December 18, 2006

The Science of Burnout
Jennifer Senior’s article on burnout resonated with me [“Can’t Get No Satisfaction,” December 4]. Until recently, I was an associate at a law firm in Manhattan. Legal associates work 80-plus hours weekly, often enduring the verbal abuse that is part of the culture of many firms. After five years, I was burned out—depressed, unfulfilled, and underappreciated. I quit my job and became a teacher at a public school in the Bronx. Senior wonders whether it’s strange to cure burnout by leaping to “the caring professions.” I’ve done just that and don’t find such a move strange at all. It has changed my life, completely, for the better. I hope it will affect my students just as positively.
—Rebecca Green, Manhattan

Congratulations on a nicely written, well-researched article. I’d like to add that burnout is often accompanied by a sense of shame and a feeling of failure. Being unable to handle stress is different from failure. There’s a loss involved, and it is painful, but there’s more to an individual than that.
—Serge Prengel, Manhattan

I thought, though, that you might have mentioned good old-fashioned boredom. Boredom accompanies burnout when once interesting and challenging work no longer feels so.
—Fran Cohen, Manhasset Hills, N.Y.

Your cover story reminds me of my favorite title, from a book written by Sharon M. Draper, a schoolteacher who loved her job despite the long hours and the many stresses: Not Quite Burned Out But Crispy Around the Edges.
—Richard Siegelman,
Plainview, N.Y.

One important group was missing from Senior’s article: All of the stay-at-home moms who once had demanding careers. We epitomize those who have changed our lives, “which actually relieved them from the crushing burdens of thinking about themselves.” In my “mommy” circle, there are ex-lawyers, consultants, doctors, teachers, hedge-funders. Most of us did burn out and chose to be stay-at-home mothers, rather than project ourselves back into the very workforces that saw our ability to procreate as a negative.
—Susan Coppola, Westchester

Going Nuclear
John Currin praises Dave Eggers for “going nuclear” on someone who wasn’t being positive enough [“Art: Influences: John Currin,” by Karen Rosenberg, November 27]. This is the intellectual equivalent of punching someone in the face for not being peaceful enough. If one were really to take seriously Currin’s motto of “saying ‘yes’ to everything,” shouldn’t one also learn to say yes to … no? Logical consistency, if not a regard for decent art, requires that one make room for at least a little bit of negativity in one’s life.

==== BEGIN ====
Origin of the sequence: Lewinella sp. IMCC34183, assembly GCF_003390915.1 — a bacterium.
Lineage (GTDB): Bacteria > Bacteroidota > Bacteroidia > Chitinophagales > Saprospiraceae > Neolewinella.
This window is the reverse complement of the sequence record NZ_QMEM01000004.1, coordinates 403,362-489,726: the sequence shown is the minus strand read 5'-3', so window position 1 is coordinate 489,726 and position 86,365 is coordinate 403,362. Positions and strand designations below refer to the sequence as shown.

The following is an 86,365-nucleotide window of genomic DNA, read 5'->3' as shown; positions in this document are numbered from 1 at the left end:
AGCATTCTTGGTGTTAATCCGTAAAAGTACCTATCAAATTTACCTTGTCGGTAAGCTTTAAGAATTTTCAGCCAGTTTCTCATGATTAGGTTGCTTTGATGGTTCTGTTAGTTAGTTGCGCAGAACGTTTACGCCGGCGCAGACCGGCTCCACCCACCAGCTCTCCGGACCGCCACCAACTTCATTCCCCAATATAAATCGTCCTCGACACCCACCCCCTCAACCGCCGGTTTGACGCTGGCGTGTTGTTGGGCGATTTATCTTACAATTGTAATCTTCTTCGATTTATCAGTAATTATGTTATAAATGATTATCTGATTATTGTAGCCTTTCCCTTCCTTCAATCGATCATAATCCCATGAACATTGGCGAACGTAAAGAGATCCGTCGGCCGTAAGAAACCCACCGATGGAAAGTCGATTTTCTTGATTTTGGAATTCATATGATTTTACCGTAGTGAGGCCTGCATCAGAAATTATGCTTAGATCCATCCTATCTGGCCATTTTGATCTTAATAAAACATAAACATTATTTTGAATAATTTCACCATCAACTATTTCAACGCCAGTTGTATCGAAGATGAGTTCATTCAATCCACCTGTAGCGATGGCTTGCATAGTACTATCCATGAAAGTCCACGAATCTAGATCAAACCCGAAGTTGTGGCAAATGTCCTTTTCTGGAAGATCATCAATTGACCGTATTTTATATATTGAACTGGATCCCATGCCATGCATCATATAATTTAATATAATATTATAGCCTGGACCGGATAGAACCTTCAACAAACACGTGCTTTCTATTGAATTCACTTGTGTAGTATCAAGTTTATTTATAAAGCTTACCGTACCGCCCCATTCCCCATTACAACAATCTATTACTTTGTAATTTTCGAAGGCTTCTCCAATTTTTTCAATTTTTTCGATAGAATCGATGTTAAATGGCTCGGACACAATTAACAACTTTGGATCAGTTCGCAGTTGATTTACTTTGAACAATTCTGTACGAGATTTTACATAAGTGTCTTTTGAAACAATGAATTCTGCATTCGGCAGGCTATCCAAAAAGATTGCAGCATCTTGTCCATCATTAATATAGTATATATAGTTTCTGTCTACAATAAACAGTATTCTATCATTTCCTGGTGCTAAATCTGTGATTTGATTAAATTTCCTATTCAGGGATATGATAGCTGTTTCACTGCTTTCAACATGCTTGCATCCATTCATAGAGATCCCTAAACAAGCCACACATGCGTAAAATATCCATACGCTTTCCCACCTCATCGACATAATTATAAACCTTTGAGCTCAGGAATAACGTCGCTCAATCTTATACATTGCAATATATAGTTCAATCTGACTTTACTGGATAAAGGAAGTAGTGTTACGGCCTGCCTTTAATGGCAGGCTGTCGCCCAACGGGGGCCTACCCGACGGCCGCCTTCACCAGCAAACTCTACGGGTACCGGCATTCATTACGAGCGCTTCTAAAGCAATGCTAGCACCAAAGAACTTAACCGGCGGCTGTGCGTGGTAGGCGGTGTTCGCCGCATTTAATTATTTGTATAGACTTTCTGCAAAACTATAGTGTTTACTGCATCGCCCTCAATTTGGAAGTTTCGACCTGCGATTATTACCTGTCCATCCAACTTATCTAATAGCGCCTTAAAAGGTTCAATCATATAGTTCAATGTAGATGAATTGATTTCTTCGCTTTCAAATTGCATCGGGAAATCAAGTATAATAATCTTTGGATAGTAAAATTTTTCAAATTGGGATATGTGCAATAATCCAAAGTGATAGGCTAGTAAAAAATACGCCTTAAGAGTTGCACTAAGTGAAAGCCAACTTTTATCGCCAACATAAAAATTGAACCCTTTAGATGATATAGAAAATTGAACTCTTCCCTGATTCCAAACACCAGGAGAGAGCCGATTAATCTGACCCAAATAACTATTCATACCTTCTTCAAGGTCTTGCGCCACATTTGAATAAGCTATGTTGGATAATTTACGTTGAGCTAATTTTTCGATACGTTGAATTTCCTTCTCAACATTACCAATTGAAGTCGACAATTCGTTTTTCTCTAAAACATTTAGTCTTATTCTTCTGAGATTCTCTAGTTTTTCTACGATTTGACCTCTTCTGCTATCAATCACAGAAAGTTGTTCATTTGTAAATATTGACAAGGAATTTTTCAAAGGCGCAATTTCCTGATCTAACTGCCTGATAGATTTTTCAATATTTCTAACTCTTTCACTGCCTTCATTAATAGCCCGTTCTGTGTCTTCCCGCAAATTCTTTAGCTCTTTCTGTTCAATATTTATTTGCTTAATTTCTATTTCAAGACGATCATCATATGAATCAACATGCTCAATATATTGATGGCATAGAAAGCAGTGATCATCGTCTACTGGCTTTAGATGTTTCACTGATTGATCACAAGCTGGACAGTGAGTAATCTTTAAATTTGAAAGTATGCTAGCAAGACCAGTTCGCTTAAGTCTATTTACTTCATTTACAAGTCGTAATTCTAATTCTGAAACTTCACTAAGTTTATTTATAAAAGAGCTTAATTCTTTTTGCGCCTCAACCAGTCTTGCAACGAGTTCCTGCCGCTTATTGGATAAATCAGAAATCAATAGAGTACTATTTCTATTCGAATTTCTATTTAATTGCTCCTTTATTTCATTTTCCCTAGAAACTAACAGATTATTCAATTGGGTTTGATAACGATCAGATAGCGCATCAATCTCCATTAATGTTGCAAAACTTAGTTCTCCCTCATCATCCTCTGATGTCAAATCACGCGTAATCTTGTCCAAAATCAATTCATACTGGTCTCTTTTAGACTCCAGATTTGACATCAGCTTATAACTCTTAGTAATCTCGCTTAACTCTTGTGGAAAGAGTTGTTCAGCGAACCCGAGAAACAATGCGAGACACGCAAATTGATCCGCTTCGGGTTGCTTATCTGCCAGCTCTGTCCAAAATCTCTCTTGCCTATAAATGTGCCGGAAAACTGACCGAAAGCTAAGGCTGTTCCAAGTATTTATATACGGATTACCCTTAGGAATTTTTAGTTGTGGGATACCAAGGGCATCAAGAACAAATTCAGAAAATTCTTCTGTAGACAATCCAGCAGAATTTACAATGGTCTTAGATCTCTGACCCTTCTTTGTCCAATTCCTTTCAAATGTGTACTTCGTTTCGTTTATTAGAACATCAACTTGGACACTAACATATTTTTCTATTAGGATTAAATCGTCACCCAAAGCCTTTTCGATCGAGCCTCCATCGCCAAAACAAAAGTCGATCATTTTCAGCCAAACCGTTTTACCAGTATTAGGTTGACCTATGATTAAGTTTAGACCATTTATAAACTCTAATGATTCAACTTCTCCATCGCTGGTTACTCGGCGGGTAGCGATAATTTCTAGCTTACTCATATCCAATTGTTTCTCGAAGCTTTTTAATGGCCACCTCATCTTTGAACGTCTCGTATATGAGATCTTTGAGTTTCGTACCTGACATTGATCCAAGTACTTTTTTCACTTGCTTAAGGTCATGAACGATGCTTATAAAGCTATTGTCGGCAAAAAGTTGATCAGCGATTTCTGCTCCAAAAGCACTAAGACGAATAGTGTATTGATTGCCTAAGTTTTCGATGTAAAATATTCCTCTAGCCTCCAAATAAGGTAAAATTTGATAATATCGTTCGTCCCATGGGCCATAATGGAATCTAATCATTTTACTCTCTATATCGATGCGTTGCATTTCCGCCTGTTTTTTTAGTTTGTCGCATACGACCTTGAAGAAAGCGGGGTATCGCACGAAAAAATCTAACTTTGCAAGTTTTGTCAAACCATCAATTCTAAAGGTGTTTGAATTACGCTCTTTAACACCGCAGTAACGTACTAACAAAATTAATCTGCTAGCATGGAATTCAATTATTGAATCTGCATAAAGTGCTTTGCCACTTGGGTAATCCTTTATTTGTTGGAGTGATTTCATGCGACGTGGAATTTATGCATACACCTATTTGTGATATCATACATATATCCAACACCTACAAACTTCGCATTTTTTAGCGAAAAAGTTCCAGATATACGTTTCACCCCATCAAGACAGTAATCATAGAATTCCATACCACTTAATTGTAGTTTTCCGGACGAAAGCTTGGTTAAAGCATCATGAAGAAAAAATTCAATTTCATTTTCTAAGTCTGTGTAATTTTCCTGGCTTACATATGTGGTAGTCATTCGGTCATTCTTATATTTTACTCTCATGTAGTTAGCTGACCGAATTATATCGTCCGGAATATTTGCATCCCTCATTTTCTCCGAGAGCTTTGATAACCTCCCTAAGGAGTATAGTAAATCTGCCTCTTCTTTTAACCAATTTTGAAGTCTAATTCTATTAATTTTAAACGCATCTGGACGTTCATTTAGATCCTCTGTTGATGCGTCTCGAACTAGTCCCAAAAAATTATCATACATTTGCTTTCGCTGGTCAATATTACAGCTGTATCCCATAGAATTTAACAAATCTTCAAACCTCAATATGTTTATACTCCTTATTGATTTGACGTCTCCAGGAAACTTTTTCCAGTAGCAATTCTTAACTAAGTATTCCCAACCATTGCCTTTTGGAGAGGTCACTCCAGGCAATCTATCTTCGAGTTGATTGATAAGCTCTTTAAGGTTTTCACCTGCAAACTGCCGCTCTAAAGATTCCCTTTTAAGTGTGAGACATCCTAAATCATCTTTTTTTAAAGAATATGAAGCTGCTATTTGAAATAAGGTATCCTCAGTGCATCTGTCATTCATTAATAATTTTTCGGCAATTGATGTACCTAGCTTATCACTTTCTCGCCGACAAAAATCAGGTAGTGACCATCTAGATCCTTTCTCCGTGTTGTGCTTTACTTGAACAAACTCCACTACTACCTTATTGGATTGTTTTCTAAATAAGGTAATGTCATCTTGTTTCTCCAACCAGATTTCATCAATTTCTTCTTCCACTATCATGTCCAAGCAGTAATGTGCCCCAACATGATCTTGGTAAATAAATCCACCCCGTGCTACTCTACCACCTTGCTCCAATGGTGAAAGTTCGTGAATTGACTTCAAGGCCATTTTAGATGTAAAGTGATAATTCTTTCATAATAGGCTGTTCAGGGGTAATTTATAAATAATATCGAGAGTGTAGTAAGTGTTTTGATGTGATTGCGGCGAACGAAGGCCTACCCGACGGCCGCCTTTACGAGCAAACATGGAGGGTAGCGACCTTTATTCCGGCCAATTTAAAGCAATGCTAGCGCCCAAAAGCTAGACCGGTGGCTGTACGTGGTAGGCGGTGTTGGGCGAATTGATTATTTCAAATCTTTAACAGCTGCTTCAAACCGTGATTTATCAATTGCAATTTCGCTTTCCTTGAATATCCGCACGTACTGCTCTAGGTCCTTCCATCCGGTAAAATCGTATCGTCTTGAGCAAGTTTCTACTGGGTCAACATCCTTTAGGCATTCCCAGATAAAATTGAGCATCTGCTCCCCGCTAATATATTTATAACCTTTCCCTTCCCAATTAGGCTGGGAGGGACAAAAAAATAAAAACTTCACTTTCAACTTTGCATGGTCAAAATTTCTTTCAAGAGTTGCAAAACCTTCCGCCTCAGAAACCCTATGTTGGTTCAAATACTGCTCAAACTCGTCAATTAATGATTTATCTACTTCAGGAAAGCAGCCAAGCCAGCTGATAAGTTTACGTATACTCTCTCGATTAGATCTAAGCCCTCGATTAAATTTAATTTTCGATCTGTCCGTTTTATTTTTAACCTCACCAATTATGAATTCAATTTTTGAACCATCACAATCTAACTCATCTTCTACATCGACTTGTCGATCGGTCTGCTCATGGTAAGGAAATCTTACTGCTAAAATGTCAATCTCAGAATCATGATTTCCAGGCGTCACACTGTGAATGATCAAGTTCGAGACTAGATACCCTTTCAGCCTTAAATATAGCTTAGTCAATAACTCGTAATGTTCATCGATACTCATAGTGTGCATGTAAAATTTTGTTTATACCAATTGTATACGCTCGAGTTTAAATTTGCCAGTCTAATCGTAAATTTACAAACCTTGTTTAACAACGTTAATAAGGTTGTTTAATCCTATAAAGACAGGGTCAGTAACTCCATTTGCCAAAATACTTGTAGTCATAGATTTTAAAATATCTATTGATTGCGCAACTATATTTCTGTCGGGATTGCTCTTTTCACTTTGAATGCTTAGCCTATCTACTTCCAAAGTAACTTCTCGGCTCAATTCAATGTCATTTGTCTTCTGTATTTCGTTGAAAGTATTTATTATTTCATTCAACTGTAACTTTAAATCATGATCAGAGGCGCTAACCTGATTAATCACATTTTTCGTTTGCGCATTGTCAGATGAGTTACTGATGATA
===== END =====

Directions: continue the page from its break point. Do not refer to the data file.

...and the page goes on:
—Adam Lehner, Manhattan

Even Cooler Than Cool
I enjoyed Adam Sternbergh’s article about community development in Jersey City [“If You Lived Here, You’d Be Cool Right Now,” December 11]. I have lived in most of the neighborhoods Sternbergh discussed, and I want to say that the best part of Jersey City is still to be discovered: a charming, hidden neighborhood called Hamilton Park. It is a hybrid of Gramercy Park and Park Slope. I have worked and lived there for nearly six years, after moving from Williamsburg to be closer to the café I’d opened on the corner of the park. I’m here to stay.
—Tim Smith, Jersey City, N.J.

The Naughty Diarist
I was transfixed by the elegance of Alex Halberstadt’s writing [“Culture: The Talented Playboy,” December 11], which had me ready to run out and buy a copy of Frederick Seidel’s latest book. But then I got to Seidel’s unnecessary quote about older women. Puh-lease! I’m sure the youngsters he’s coaxing into bed aren’t quite as turned on by him as they are by his money and famous friends. Who’s he planning to turn to when those enticements fail?
—Dawn Shurmaitis, Weehawken, N.J.

December 18, 2006